Radiation is a bummer, but low levels of it are all around you all the time every day. A little bit on the wind from Fukushima 60km out is not going to affect a grown adult; let alone someone in America, Korea, or Russia. I live in Japan and the government has been laying it down pretty clear: don’t let children under 6 drink tap water within these various prefectures where radiation has been detected in the water. Leafy plants in these prefectures have been found to contain low levels of radiation fallout from Fukushima, etc. It’s not really an option to just whisk yourself away on a fantasy getaway to Okinawa for most of the people who lost their families/homes/jobs/clothes/banks/etc. An it’s not really an option for most countries to just up an drop nuclear power unless they’re willing to spend 10-20 years constructing new ways to cope.

    Personally I think the answers are out there, but big business has been stifling clean power for decades. Maybe some good will come of all this in the form of a “breakthrough” or “re-discovery” of a hyper-dimensional power source or better solar power panels, or some such.

  • Malk

    I don’t know if it is a “political” issue or not, but the fact of the matter is nuclear power has been one of the best things the idiots of this planet have come up with in the past hundred years. Radiation is a bitch, but fossil fuels kill way more people, and that’s every year, not once ever in all of history. Natural gas, fossil fuel, etc, huge pollutants to the air/soil and people. The best choice would be to go wind/solar/thermal, but no one is willing to do that. It costs space and money and countries and tax payers hate that. You can’t even get light rail in half of the world because tax payers never agree on it.

    Radiation is a bummer, but low levels of it are all around you all the time every day. A little bit on the wind from Fukushima 60km out is not going to affect a grown adult; let alone someone in America, Korea, or Russia. I live in Japan and the government has been laying it down pretty clear: don’t let children under 6 drink tap water within these various prefectures where radiation has been detected in the water. Leafy plants in these prefectures have been found to contain low levels of radiation fallout from Fukushima, etc. It’s not really an option to just whisk yourself away on a fantasy getaway to Okinawa for most of the people who lost their families/homes/jobs/clothes/banks/etc. An it’s not really an option for most countries to just up an drop nuclear power unless they’re willing to spend 10-20 years constructing new ways to cope.

    Personally I think the answers are out there, but big business has been stifling clean power for decades. Maybe some good will come of all this in the form of a “breakthrough” or “re-discovery” of a hyper-dimensional power source or better solar power panels, or some such.

  • Seanolearyoz

    Civilisation cannot survive without an enormous upshift in the use of nuclear power, globally. The anti-nuclear propaganda is pumped out by the British Empire whose goal is to dismantle industrial society, bring on a New Dark Age to usher in global feudalism with a drastically-reduced human population.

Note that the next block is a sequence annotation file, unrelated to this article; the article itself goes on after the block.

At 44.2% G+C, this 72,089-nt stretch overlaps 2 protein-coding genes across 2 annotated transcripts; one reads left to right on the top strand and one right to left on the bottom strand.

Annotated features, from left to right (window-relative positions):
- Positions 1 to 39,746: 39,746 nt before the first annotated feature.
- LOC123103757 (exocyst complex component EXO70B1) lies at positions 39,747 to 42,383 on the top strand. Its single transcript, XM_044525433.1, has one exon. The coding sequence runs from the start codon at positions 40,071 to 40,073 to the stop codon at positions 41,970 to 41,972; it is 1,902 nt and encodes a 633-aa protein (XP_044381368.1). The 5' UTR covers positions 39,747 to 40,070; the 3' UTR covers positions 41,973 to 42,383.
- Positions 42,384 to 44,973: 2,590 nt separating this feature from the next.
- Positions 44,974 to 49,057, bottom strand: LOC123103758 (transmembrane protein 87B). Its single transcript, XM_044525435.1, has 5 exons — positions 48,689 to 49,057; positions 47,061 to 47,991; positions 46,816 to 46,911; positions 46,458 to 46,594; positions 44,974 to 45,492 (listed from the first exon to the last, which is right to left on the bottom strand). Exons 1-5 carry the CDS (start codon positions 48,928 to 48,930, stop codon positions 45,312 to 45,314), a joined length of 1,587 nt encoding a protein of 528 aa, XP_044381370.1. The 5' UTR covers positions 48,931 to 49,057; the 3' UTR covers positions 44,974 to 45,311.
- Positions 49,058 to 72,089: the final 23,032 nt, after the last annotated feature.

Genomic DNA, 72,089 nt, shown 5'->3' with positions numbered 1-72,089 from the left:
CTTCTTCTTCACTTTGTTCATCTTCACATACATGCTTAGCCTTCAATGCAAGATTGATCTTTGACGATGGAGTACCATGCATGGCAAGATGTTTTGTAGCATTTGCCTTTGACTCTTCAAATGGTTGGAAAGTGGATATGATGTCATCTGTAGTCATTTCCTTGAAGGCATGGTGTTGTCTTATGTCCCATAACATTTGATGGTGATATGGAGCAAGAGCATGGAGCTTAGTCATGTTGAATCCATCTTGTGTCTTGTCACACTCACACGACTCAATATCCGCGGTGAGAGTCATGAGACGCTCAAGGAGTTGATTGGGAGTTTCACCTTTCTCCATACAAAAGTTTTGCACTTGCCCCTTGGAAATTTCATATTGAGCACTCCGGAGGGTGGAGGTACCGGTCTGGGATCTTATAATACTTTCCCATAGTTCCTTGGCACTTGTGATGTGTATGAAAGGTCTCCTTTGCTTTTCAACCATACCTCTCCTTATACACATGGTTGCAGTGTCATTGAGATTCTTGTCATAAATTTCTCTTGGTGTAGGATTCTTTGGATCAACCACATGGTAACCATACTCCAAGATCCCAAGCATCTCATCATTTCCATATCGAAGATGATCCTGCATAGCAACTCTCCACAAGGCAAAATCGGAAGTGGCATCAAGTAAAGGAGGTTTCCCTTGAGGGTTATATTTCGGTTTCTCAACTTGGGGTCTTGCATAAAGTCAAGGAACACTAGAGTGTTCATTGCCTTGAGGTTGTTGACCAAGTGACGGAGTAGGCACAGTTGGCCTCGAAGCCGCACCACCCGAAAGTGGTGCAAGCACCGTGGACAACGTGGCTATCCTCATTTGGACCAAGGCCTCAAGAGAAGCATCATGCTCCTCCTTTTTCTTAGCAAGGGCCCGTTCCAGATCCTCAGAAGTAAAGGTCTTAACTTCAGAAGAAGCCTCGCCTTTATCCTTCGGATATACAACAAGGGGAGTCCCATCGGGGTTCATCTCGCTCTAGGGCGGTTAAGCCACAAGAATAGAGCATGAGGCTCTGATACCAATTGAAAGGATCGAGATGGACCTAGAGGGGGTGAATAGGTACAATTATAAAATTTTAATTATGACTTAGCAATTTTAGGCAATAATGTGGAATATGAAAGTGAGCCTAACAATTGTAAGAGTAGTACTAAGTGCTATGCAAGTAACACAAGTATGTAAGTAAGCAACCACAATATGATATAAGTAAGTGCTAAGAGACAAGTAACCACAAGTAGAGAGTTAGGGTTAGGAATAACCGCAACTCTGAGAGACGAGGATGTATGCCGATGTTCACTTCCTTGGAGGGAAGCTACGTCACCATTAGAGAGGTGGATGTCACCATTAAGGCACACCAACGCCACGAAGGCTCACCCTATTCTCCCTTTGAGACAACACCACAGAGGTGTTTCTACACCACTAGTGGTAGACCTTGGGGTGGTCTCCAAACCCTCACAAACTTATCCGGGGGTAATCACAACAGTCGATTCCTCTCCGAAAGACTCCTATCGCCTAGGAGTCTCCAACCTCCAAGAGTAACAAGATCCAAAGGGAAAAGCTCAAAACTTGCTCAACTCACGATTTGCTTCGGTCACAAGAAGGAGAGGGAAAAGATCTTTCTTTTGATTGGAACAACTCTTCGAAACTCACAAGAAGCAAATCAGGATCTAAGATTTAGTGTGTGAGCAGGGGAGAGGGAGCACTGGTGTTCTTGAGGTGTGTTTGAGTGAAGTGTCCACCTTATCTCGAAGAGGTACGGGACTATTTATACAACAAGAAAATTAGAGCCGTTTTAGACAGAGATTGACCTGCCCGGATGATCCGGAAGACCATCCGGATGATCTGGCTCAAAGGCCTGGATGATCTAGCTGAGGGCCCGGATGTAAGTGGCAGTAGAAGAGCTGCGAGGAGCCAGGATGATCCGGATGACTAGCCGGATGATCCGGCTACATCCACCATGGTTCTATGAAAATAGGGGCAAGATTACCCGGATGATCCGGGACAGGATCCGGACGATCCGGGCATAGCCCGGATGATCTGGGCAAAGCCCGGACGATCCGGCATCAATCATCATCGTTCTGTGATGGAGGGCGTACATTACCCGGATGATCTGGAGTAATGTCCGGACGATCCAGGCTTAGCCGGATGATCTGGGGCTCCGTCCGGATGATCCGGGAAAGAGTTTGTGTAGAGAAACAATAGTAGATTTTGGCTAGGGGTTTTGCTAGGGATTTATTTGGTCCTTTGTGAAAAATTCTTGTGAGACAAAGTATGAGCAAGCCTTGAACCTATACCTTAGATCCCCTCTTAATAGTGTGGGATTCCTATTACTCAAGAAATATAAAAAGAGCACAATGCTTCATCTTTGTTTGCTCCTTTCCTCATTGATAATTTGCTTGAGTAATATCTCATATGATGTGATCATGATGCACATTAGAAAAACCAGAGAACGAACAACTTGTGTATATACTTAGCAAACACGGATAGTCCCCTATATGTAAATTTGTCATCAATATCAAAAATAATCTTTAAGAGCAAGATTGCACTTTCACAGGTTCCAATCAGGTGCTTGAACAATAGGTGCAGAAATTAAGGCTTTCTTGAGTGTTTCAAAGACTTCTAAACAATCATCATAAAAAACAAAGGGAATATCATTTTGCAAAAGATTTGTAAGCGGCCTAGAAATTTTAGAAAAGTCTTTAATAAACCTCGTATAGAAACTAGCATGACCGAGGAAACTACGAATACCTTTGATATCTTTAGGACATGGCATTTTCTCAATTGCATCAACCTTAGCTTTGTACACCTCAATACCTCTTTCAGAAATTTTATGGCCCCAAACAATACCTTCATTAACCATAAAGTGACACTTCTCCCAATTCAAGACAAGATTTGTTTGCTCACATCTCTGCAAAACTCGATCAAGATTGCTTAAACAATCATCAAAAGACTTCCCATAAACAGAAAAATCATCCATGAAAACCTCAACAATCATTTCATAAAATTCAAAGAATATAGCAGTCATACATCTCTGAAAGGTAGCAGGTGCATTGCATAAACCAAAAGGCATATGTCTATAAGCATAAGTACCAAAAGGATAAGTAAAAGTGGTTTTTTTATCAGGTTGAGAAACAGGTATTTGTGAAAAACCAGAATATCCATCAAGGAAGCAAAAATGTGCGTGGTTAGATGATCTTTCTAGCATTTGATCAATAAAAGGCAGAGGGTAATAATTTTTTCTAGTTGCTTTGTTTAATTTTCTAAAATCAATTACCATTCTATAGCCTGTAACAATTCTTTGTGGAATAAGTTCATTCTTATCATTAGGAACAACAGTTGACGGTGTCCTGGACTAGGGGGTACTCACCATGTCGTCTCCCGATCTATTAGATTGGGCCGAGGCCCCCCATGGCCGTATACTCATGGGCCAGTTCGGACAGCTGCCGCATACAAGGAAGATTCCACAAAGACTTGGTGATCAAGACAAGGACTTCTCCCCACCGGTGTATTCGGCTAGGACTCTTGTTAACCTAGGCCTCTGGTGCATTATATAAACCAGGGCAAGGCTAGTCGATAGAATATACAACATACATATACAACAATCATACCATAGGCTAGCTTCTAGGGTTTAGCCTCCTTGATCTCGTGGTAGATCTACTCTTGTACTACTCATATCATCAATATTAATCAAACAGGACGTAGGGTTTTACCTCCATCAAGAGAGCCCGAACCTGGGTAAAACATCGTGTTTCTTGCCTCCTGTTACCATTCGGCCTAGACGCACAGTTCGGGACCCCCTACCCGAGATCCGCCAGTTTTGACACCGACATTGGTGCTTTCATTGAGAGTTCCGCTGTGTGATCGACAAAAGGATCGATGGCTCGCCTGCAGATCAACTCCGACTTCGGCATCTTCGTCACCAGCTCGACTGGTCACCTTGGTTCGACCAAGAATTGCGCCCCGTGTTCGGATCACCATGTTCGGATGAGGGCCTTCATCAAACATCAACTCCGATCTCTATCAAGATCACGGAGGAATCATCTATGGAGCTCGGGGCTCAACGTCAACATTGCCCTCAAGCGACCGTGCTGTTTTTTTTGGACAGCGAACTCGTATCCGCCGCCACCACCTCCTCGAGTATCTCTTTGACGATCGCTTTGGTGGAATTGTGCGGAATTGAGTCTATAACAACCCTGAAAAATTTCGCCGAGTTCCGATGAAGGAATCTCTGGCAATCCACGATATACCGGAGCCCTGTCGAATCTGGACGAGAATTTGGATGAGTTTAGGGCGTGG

• Seanolearyoz

    Civilisation cannot survive without an enormous upshift in the use of nuclear power, globally. The anti-nuclear propaganda is pumped out by the British Empire whose goal is to dismantle industrial society, bring on a New Dark Age to usher in global feudalism with a drastically-reduced human population.

  • DRLECHCTER

    Dr strangelove loves you and has his biggest surprise waiting for you. If anything happens to the grid and or industrial civilization then this country has like a hundred fukushimas all ready and packed to the brim full of fuel rods waiting for the right set of circumstances to end life on this planet.

    We love george monbiot and you pro nuclear posters.
    xoxo

  • DRLECHCTER

    Dr strangelove loves you and has his biggest surprise waiting for you. If anything happens to the grid and or industrial civilization then this country has like a hundred fukushimas all ready and packed to the brim full of fuel rods waiting for the right set of circumstances to end life on this planet.

    We love george monbiot and you pro nuclear posters.
    xoxo

    • DRLECHCTER

      Just in case my fit of sarcasm was not perfectly clear; There are hundreds of nuclear plants in this country, many of them older and in worse shape than Fukushima’s and most of them full up with spent fuel rods in their cooling pools because they still have not figured out what to do with the shit. Those reactors are all dependent on a functioning infrastructure to keep them from failing and the cooling pools cooling.

      • GoodDoktorBad

        I don’t think they have enough manpower to distribute skilled nuclear workers in the event of accidents. These cooling systems have to recirculate the water (because it is radioactive and can’t be released anywhere safely) in a massive heat disapation system that, in its complexity and inherent volitiltiy it is inevitable that there be failures. You don’t have to be a nuclear engineer to be aware of this. Its alot like an old boiler type radiator system, lots of pipe and heat exchangers or radiators to control the pressure of all that hot water and steam. Except in that system, you can turn off the heat. You can’t turn off the heat in those cooling pools. While I’m sure they back-up systems, they too fail or are inadequate to handle extreme situations.